Lestrade's life was officially shot to Hell. It was a broken record on constant repeat.

Wake up. It was never a fun thing to do. Ever since losing Sherlock and his job, Lestrade rarely ever felt the urge to get out of bed in a hurry.

Track down the newspaper. It depended on if he had visitors over. If it was Anthea, it would be on the coffee table. With Mrs. Hudson, it would be on the kitchen counter, preferrably hidden under something where it wouldn't be in plain sight. With John, you never knew. The more probable places to look would be, crumpled up in the garbage bin, in the shredder of Lestrade's office, or burnt to cinders in the kitchen sink. It all depended on how malicious the journalist would be.

After reading the paper, he'd check his e-mail. There were always many people asking after Sherlock's details, sometimes it would be concerned friends, sometimes just bored and curious ones. Nevertheless, Lestrade always set aside time to dutifully trash them with prejudice, leaving them unread. In reality, he checked his mail just to read the mails from his family. His parents rarely watched TV or read the newspaper unless someone told them Lestrade was on. Maisie sent him encouraging mails at least every day with assurances that their parents still didn't know about Sherlock, or Lestrade's dismissal from the force yet. Well, Mum had a feeling something wasn't right, she had her mother's intuition going for her after all.

After that, Lestrade would usually stop by Baker Street to see how John and Mrs. Hudson were holding up.

They hadn't gathered the courage to move any of Sherlock's things yet. John could hardly stand to live in the flat without Sherlock, but couldn't bear the thought of living in there with Sherlock's ghost.

They would always set the table or make tea with one set or cup too many. If either of them noticed that Lestrade occassionally invited Anthea to fill in the extra space, they didn't say anything. But Mrs. Hudson would get that grateful look in her eye and Anthea would find it harder to find excuses not to show up.

John walked around with a cane again and the bags under his eyes darkened with every day.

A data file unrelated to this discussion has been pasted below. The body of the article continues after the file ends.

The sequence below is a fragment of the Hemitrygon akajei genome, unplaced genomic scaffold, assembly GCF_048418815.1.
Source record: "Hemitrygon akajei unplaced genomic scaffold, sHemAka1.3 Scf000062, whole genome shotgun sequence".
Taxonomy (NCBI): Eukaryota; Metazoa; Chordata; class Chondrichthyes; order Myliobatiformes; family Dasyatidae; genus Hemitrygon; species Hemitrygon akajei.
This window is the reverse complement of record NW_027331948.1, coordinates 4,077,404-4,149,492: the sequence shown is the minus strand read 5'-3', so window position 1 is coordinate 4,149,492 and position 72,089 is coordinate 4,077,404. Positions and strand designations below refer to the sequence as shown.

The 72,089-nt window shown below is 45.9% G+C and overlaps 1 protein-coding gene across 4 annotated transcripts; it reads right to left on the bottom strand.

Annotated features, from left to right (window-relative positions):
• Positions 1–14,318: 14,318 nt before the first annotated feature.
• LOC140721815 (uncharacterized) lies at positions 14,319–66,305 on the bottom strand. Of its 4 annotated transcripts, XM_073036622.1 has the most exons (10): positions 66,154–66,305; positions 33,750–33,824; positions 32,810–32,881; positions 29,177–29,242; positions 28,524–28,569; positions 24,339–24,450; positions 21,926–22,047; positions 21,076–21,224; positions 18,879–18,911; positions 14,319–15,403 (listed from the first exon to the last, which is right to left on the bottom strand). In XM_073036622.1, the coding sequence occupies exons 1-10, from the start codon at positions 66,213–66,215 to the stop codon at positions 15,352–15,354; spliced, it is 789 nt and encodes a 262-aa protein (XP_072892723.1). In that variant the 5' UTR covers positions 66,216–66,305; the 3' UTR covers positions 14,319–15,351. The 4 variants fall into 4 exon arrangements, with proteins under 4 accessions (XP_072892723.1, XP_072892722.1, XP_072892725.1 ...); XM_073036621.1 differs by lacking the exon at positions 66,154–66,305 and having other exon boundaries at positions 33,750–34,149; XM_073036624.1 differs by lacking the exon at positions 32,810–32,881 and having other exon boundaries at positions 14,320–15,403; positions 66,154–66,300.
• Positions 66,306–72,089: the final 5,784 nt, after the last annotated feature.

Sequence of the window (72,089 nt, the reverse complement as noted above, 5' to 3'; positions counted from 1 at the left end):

After visiting Baker Street, there was nothing in particular to be done. Lestrade usually spent the rest of his day cooped up in his flat, at a pub, or at St. Bart's. There was always alot of action at St. Bart's since Sherlock's 'death'. Lestrade never really liked going there, but he did. It pulled his feet toward itself like a magnet.

He was not the only one to visit.

Molly took to calling Lestrade every time she heard that John was on the roof of St. Bart's. She kept track of who came and went. At least once every three days was John. Once a week, with or without John, it was Lestrade. Mrs. Hudson brought flowers once, and only once. Dimmock came with every case and stole glances at the stairway leading to the roof but he never went.

Mycroft never went out on the roof, he never even walked into the hospital. But he did stand on the pavement where Sherlock met the ground. The roof held no interest for him. It was on the ground that all the hidden drama occured, after all.

It worried Lestrade sometimes, when John visited the roof. He could imagine what he'd be thinking. What if he had stayed with Sherlock instead of going to see Mrs. Hudson? What if he had gone up to the roof with Sherlock to meet Moriarty? Could he have stopped Sherlock in time before he threw himself to his death? Would Sherlock say goodbye to his face?

Would he have died if John had stayed?

Lestrade knew it must hurt John to go to the roof but the man was a soldier through and through. He'd always tell himself he could handle it, buck up, you can do it. And he was always wrong.

Molly called Lestrade in today. John was lingering on the roof for far too long for her liking. She was growing concerned, so Lestrade came.

"Nice day out." he remarked dryly when he stepped out onto the roof.

He didn't see John at first, but he heard a hurried sniff. "Go away, Greg." John croaked back.

Lestrade's eyes fell closed. John was crying. Again. "John-..."

"Just-...!" John choked on his own words. "Please, ...just go." The grieving man was sitting on the roof, curled up against the spot where Sherlock had jumped from.

The wind whistled through both their clothes, filling them with a harsh chill. "Lets go in, John, it's cold." Lestrade said flatly.

"You go in." John sighed. "I'll be a few more minutes."

"No, John." Lestrade shook his head firmly. "Now. Please."

John turned his head away and pretended he didn't hear Lestrade. Lestrade just raised his gaze Heavenwards with a long-suffering expression and sat down on the concrete to wait the man out.

They sat in silence for a long time. The day was slipping away from them and the sun was just beginning to set.

"He was a magnificent man, wasn't he, Greg?" John sighed at length.

"Yeah, he was." Lestrade nodded slowly.

"Before I met him, life was just so... slow. 'Dull', Sherlock would call it. Get up, go through the motions, see my therapist, go to sleep. Rinse and repeat." John rubbed his face. "And then Stamford introduced me to Him. He had his brilliant moments, and his more negative traits, but - uh - to be perfectly honest, he was a hard man to hate."

Lestrade snorted. "I know what you mean."

"He was... infuriating, rude, and arrogant... but he was just so... so brilliant." John coughed out a laugh. "Like the bloody Doctor Who."